Every day we scan news headlines and social media for items of interest to the field of suicide prevention. Here’s what we found last week:
Oil, heartbreak, and manhood: Behind the mental heath crisis of Alberta’s oil workers – BuzzFeed
August 2, 2017
This article provides an in-depth look at the mental health issues, and accompanying stigma, that affects men working in Alberta’s oil sands. Chris Johnson, a crane operator who experienced suicidality in youth and then had a nervous breakdown after a particularly critical, life-threatening work incident, is featured in the article. Contrary to what many oil patch workers who’ve experienced mental health issues would do, Johnson, because of his past experiences, went straight to the hospital and took time off, but not without being guilt-tripped by his boss, first. “A lot of guys don’t even think they can get help because there’s such a stigma around it,” he says. “Basically, the response is ‘don’t be a pussy.’” CSP’s Librarian Robert Olson echoes these sentiments, “We’re taught we can get things done ourselves… If we’re troubled we can work through it, often to our peril.”
‘Do something now!’: Indigenous activists plead for action in youth suicide crisis – Toronto Star
August 4, 2017
Activists were outside the office of Carolyn Bennett, Minister of Indigenous and Northern Affairs last week to demand government action in helping to stop the Indigenous youth suicide crisis. Since 1980 in northern Ontario alone, at least 300 Indigenous youth have died by suicide.
Have smartphones destroyed a generation? – Atlantic
This article examines the habits of the generation born between 1995 and 2012, the first to have grown up knowing cellphones. The author argues that this generation is less independent than previous ones, spending much more time at home, and finding their private time with friends by going on their smartphones, and they’re not working or dating as much. “So what are they doing with all that time? They are on their phone, in their room, alone and often distressed.” The author also notes that this may lead to increased suicide risk, as teens who spend more than 3 hours per day on an electronic device are 35% more likely to have a risk factor for suicide. Another quoted American statistic is that since 2007, the homicide rate among teens has declined, but suicides have increased: “As teens have started spending less time together, they have become less likely to kill one another, and more likely to kill themselves.”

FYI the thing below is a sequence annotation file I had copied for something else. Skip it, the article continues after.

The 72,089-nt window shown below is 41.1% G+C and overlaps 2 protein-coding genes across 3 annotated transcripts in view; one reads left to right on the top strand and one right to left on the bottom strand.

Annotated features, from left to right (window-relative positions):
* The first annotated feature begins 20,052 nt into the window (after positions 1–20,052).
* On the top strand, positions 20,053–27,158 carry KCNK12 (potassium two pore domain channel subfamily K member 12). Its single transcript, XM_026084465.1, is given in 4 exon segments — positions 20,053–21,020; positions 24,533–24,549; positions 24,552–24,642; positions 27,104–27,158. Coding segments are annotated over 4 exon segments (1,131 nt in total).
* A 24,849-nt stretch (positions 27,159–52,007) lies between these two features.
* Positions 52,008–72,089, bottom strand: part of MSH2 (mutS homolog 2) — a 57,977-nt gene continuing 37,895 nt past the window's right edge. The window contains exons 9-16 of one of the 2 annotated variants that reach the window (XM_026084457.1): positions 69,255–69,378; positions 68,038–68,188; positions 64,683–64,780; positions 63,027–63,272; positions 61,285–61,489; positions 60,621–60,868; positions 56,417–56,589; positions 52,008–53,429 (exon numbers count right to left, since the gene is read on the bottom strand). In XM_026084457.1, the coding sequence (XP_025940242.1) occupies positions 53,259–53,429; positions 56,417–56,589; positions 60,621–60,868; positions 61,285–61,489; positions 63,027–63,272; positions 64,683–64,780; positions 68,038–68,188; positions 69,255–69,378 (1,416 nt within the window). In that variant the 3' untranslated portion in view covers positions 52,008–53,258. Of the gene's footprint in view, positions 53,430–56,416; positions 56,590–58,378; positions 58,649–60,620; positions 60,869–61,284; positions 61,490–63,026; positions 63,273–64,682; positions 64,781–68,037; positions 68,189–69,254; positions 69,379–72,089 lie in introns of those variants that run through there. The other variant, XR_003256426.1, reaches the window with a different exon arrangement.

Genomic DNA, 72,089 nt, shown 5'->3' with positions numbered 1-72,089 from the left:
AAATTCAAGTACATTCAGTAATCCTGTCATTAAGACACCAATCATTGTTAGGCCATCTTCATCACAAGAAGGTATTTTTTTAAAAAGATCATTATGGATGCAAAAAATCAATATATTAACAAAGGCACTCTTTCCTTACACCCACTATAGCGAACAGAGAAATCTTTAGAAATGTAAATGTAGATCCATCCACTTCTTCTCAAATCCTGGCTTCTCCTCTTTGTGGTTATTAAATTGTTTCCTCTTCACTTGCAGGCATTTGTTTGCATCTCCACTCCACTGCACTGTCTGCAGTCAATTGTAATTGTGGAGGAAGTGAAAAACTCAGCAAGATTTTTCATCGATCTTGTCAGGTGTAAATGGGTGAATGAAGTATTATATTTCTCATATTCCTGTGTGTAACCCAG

Suicide rate hit 40-year peak among older teen girls in 2015 – CNN
August 3, 2017
The National Center for Health Statistics in the US has released new statistics that show the rate of suicide in teenage girls (15-19) has doubled between 2007 and 2015. For boys 15-19, the suicide rate increased by 31%. Todd Simon, author of the statistical report, said that it is unlikely that any one factor contributed to the increase in suicides.
Girlfriend whose texts urged suicide gets 15 months in jail – Canadian Press
August 3, 2017
Michelle Carter was sentenced last Thursday to 15 months in jail for involuntary manslaughter. Carter urged her boyfriend, Conrad Roy III, to kill himself in several text messages. Roy was already at a high suicide risk, and died by suicide on July of 2014.
Inmates at risk of suicide no longer to be placed in segregation – CTV
August 1, 2017
Correctional Service of Canada (CSC) has announced that it will not keep inmates who are at-risk of suicide in solitary confinement, and this applies to all inmates with serious mental illnesses causing significant impairment, inmates who self-injure, and inmates who are found to be at immediate risk of suicide. “These policy changes will make a tangible and immediate improvement to inmates with complex mental health needs, and to the way we manage administrative segregation.” CSC Commissioner Don Head said in a statement.
The bold new fight to eradicate suicide – Guardian
August 1, 2017
This article describes the “Zero Suicide” movement, which aims to completely eradicate suicide in a health care setting. This goal is driven by the belief that suicide is preventable: people who are suicidal can be recognized as such and be connected to help before they reach a point of crisis. Zero Suicide began in Detroit, US more than 10 years ago, and has now made its way to the UK, having been introduced in many National Health Service Trusts.
’13 Reasons Why’ series led to a spike in Google suicide searches, study warns – Global
July 31, 2017
A new study released in the Journal of the American Medical Association found that suicide searches were up by at least 19% for the 19 days after the release of the show 13 Reasons Why on Netflix (March 31 – April 18) compared to the previous period (January 15 – March 30). Some days, search inquiries were 44% higher than the previous period and it was noted that searches focused on suicide ideation; searches like “how to commit suicide,” “commit suicide,” and “how to kill yourself” were higher than previously. Searches for suicide hotlines were also increased, as were “public awareness” searches like “suicide prevention.”
Perfectionism and suicide are linked, finds new study – Independent
July 31, 2017
The University of Western Ontario has released a study that interviewed loved ones of people who died by suicide, and found that more than half of those people exhibited traits of perfectionism. “Self-generated and socially based pressures to be perfect are part of the premorbid personality of people prone to suicide ideation and attempts,” the study explains.